So push the pie and sweets to the side and grab some of those wonderful citrus fruits we used to enjoy as kids instead. You know back when we were full of energy and stuff!

To your good health in the holiday season.

 

Sources:

http://www.npr.org/sections/thesalt/2016/11/14/491376510/grapefruit-and-salt-the…

http://www.whfoods.com/genpage.php?tname=foodspice&dbid=25

 

CLEANING HOUSE – BY REGULARLY DETOXIFYING

by Tammera J. Karr, PhD

An effective detoxification program will not ask you to make any dramatic lifestyle and dietary changes. Healthier food and lifestyle choices are generally made on a subconscious level. Once the body begins to eliminate toxins, it will naturally start craving foods that will nourish it at an optimum level. That said, there are undoubtedly many things you can do to maximize the benefits of the cleanse you’re on from day one, and certain foods will help maintain the benefits of the detox for much longer.

A detox diet is a short-term diet, often 3- to 21 days, focused on removing toxins from the body. Although detoxification is ongoing in the body, toxins and stress prevent us from doing it optimally, which eventually affects our health. A detox diet allows our bodies to focus on self-healing, with the goal being to raise energy levels, stimulate digestive health, clear headaches, remove bloating, improve concentration and mood, avoid getting allergies, regain our natural ability to ward off colds and flu and prevent premature aging and disease.

In natural health writings from the 1900’s, it was common to see articles on digestive cleansing with tonics, enemas, fasting, and herbs. Detoxification has been practiced for centuries by many cultures around the world — including Ayurvedic and Chinese medicine.

The sad but undeniable truth is many are living in an environment toxic to their bodies, take a look at the following information:

How does detoxification work?

Basically, detoxification means cleaning the blood. It does this by removing impurities from the blood in the liver, where toxins are processed for elimination. The body also eliminates toxins through the kidneys, intestines, lungs, lymph, and skin. However, when this system is compromised, impurities aren’t properly filtered, and every cell in the body is adversely affected.

Many health ailments–headaches, exhaustion, and muscle cramps–are coming from toxicity. Toxins have been implicated in everything from increased risk of Alzheimer’s and cardiovascular disease to mental retardation and cancer.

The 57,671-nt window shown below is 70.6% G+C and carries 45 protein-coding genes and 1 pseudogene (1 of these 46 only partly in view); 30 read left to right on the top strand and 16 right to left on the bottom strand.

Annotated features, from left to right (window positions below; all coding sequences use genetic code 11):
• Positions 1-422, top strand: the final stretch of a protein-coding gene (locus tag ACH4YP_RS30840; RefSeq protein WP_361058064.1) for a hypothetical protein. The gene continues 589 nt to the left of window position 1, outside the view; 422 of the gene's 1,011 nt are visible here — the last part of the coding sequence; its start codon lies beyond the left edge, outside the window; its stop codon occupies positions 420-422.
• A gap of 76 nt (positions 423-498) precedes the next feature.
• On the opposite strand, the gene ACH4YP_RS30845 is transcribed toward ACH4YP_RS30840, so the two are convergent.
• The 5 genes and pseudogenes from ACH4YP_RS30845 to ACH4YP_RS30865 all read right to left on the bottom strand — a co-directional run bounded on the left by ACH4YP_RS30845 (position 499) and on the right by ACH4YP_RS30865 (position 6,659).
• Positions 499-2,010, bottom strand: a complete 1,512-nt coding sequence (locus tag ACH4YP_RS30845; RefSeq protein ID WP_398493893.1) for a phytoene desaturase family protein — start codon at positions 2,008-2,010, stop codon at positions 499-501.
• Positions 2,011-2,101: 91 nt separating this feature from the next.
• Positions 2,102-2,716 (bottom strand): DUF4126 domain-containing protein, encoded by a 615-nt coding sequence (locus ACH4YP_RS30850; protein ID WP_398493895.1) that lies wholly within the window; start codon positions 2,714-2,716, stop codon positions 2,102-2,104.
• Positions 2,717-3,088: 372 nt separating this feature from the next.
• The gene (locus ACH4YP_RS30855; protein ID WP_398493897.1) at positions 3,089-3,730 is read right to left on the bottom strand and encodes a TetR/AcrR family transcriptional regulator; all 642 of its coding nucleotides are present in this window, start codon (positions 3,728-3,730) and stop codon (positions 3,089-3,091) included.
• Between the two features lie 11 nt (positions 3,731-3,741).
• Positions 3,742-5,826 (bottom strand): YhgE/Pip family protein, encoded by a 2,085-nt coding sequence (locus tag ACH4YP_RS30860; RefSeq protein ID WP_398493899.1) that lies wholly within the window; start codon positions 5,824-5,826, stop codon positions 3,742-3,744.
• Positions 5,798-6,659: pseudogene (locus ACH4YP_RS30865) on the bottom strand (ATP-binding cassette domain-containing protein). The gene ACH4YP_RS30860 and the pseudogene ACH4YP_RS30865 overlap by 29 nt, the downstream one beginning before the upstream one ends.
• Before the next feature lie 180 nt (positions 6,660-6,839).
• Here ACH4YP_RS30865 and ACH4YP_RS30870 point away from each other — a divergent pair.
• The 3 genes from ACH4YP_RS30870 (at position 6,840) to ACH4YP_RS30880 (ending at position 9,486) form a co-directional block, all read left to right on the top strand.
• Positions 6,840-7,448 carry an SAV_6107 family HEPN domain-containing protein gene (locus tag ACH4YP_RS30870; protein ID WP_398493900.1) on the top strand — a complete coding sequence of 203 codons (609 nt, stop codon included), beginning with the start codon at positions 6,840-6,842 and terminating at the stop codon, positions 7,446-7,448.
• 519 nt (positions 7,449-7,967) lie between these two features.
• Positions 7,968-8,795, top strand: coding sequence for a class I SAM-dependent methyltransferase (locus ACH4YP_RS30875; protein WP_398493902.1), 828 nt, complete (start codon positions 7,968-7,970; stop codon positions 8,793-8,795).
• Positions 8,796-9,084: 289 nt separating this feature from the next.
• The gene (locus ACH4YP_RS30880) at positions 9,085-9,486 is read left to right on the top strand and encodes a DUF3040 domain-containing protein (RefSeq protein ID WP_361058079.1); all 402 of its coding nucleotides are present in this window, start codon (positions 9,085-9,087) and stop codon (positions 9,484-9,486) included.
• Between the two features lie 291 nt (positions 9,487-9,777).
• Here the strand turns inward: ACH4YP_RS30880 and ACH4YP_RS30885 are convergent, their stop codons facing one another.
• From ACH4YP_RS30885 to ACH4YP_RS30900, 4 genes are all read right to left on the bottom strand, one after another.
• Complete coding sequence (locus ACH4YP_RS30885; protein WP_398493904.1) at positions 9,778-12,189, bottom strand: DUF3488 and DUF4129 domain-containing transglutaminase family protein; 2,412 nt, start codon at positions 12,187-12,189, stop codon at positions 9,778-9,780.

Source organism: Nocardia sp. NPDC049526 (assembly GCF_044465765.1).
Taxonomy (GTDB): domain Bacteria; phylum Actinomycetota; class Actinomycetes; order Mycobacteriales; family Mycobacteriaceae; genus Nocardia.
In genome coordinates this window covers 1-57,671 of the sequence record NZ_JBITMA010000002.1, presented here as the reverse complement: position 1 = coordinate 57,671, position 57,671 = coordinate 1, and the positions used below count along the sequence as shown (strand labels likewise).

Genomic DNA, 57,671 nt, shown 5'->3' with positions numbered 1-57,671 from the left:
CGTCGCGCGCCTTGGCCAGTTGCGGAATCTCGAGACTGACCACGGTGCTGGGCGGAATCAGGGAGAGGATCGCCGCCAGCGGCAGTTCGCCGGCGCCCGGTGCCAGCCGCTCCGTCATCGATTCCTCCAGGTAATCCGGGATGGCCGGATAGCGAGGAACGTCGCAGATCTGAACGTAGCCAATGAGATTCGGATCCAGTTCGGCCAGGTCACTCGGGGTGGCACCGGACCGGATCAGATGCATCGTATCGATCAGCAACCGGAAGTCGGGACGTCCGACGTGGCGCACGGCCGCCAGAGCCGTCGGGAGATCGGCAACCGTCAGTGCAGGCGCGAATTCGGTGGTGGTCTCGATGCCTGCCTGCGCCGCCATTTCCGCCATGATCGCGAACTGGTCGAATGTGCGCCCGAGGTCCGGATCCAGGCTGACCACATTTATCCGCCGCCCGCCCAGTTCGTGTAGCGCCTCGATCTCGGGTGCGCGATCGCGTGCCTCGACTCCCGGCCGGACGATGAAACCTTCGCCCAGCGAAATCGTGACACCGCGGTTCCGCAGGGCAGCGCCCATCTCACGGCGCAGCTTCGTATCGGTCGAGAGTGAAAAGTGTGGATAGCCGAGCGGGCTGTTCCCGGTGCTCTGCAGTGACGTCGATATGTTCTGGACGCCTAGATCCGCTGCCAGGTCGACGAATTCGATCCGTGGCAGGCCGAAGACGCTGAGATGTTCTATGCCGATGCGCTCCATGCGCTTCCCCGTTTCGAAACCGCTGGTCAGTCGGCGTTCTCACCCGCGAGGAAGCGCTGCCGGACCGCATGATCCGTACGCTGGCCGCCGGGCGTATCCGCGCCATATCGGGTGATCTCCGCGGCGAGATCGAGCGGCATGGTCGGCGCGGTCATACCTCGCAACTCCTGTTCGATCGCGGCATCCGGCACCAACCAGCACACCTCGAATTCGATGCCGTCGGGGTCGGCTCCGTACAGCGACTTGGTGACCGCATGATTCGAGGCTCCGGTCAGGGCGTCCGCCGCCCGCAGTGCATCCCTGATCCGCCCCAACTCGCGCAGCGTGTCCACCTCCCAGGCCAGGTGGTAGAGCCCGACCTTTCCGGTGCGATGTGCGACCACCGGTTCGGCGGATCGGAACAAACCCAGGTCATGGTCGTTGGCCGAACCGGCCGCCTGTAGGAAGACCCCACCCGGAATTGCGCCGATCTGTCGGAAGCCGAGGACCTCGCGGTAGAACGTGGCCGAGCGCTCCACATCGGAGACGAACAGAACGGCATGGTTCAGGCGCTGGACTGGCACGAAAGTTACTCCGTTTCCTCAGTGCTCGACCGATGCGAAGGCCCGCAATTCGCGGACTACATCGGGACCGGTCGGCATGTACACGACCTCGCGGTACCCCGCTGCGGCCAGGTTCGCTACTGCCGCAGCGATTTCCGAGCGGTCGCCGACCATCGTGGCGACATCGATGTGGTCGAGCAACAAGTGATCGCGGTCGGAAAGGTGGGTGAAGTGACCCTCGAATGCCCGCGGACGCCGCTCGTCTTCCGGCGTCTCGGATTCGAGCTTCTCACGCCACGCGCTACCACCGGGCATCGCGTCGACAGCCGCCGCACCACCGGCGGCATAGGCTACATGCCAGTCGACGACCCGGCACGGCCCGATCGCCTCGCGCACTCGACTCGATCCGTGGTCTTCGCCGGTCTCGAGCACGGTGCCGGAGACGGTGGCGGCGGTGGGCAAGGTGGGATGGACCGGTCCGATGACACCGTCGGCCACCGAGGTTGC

A detox program can help the body’s natural cleaning process by:

  1. Resting organs through fasting;
  2. Stimulating the liver to eliminate toxins;
  3. Promoting elimination through the intestines, kidneys, and skin;
  4. Improving circulation;
  5. Refuel the body.

10 ways to detoxify

  1. Eat plenty of fiber, including brown rice and organically-grown fresh fruits and vegetables. Beets, radishes, artichokes, cabbage, broccoli, spirulina, chlorella, and seaweed.
  2. Cleanse and protect the liver by taking dandelion root, burdock, milk thistle, and drinking green tea.
  3. Vitamin C helps produce glutathione, a liver compound that drives away toxins.
  4. Drink at least two quarts of filtered water daily.
  5. Breathe deeply to allow oxygen to circulate more completely through your system.
  6. Think positive thoughts.
  7. Practice hydrotherapy by taking a very hot shower for five minutes, allowing the water to run on your back. Follow with cold water for 30 seconds. Do this three times, and then get into bed for 30 minutes.
  8. Sweat in a sauna to eliminate wastes through perspiration.
  9. Dry-brush your skin or try detox foot spas/foot baths to remove toxins through your pores.
  10. Exercise, yoga, qigong, mini-tramps or jump-roping are good. One hour every day.

Don’t forget

Eliminate alcohol, coffee, cigarettes, refined and artificial sugars, fake fats found in margarine, and unfiltered tap water all of which act as toxins in the body and are obstacles to detoxifying. Also, minimize use of chemical-based household cleaners and personal health care products (cleansers, shampoos, deodorants, and toothpastes), and substitute natural alternatives.

Stress triggers your body to release stress hormones into your body affecting every metabolic pathway necessary for detoxification. While these hormones can provide the “adrenaline rush” to win a race or meet a deadline, in large amounts, they create toxins and slow down detoxification enzymes in the liver. Consider cutting out the news at dinner and bedtime add music that is around 60 beats per minute to calm the central nervous system throughout the day, all these are simple and effective ways to relieve stress.

People who are exhausted with low blood pressure may have adrenal weakness or fatigue. A detox diet is usually done after the adrenal glands have been replenished.

 

Holistic Nutrition News

Published January 31st, 2017 in HN4U Blog

Edition 20 -Vol1 2017

What are Lectins and are they bad for me?

What are “lectins” and why should you pay attention to them? Lectins are a protein that can bind to cell membranes. Lectins offer a way for molecules especially sugars, to stick together without getting the immune system involved, which can influence cell-cell interaction.